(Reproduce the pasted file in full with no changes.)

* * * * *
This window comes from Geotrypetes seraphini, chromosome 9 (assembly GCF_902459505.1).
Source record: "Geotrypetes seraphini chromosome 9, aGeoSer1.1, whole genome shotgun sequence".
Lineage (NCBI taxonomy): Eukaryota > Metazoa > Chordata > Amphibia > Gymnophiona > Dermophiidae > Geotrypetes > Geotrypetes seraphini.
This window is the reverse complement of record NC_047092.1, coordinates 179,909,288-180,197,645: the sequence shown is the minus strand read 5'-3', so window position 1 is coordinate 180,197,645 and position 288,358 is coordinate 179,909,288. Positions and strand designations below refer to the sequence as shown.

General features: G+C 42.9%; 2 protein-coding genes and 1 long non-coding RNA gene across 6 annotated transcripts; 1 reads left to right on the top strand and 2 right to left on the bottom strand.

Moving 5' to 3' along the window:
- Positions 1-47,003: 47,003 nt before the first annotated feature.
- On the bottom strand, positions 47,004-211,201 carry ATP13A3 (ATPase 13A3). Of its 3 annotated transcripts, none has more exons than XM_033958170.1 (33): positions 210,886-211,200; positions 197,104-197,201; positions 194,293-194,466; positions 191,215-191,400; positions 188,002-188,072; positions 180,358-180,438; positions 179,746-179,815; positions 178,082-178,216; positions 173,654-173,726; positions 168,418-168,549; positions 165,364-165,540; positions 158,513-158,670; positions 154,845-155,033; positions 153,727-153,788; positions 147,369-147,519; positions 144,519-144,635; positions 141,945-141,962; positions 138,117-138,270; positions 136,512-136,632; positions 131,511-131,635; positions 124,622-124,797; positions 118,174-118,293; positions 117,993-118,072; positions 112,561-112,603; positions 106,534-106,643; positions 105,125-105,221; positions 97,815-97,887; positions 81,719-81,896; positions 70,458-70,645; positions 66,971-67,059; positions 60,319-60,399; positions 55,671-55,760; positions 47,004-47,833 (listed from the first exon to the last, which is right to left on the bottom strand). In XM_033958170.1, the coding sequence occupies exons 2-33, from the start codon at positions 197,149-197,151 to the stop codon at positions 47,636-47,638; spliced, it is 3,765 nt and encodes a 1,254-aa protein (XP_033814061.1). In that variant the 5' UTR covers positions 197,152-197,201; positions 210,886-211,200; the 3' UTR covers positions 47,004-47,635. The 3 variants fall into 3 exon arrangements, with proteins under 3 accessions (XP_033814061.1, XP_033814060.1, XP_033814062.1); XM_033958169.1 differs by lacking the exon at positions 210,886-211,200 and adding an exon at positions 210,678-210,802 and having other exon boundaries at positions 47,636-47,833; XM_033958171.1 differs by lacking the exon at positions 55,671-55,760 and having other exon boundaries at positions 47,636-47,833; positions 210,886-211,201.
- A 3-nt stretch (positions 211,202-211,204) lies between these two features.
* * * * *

This window comes from Geotrypetes seraphini, chromosome 9 (assembly GCF_902459505.1).
Source record: "Geotrypetes seraphini chromosome 9, aGeoSer1.1, whole genome shotgun sequence".
Lineage (NCBI taxonomy): Eukaryota > Metazoa > Chordata > Amphibia > Gymnophiona > Dermophiidae > Geotrypetes > Geotrypetes seraphini.
This window is the reverse complement of record NC_047092.1, coordinates 179,909,288-180,197,645: the sequence shown is the minus strand read 5'-3', so window position 1 is coordinate 180,197,645 and position 288,358 is coordinate 179,909,288. Positions and strand designations below refer to the sequence as shown.

General features: G+C 42.9%; 2 protein-coding genes and 1 long non-coding RNA gene across 6 annotated transcripts; 1 reads left to right on the top strand and 2 right to left on the bottom strand.

Moving 5' to 3' along the window:
- Positions 1-47,003: 47,003 nt before the first annotated feature.
- On the bottom strand, positions 47,004-211,201 carry ATP13A3 (ATPase 13A3). Of its 3 annotated transcripts, none has more exons than XM_033958170.1 (33): positions 210,886-211,200; positions 197,104-197,201; positions 194,293-194,466; positions 191,215-191,400; positions 188,002-188,072; positions 180,358-180,438; positions 179,746-179,815; positions 178,082-178,216; positions 173,654-173,726; positions 168,418-168,549; positions 165,364-165,540; positions 158,513-158,670; positions 154,845-155,033; positions 153,727-153,788; positions 147,369-147,519; positions 144,519-144,635; positions 141,945-141,962; positions 138,117-138,270; positions 136,512-136,632; positions 131,511-131,635; positions 124,622-124,797; positions 118,174-118,293; positions 117,993-118,072; positions 112,561-112,603; positions 106,534-106,643; positions 105,125-105,221; positions 97,815-97,887; positions 81,719-81,896; positions 70,458-70,645; positions 66,971-67,059; positions 60,319-60,399; positions 55,671-55,760; positions 47,004-47,833 (listed from the first exon to the last, which is right to left on the bottom strand). In XM_033958170.1, the coding sequence occupies exons 2-33, from the start codon at positions 197,149-197,151 to the stop codon at positions 47,636-47,638; spliced, it is 3,765 nt and encodes a 1,254-aa protein (XP_033814061.1). In that variant the 5' UTR covers positions 197,152-197,201; positions 210,886-211,200; the 3' UTR covers positions 47,004-47,635. The 3 variants fall into 3 exon arrangements, with proteins under 3 accessions (XP_033814061.1, XP_033814060.1, XP_033814062.1); XM_033958169.1 differs by lacking the exon at positions 210,886-211,200 and adding an exon at positions 210,678-210,802 and having other exon boundaries at positions 47,636-47,833; XM_033958171.1 differs by lacking the exon at positions 55,671-55,760 and having other exon boundaries at positions 47,636-47,833; positions 210,886-211,201.
- A 3-nt stretch (positions 211,202-211,204) lies between these two features.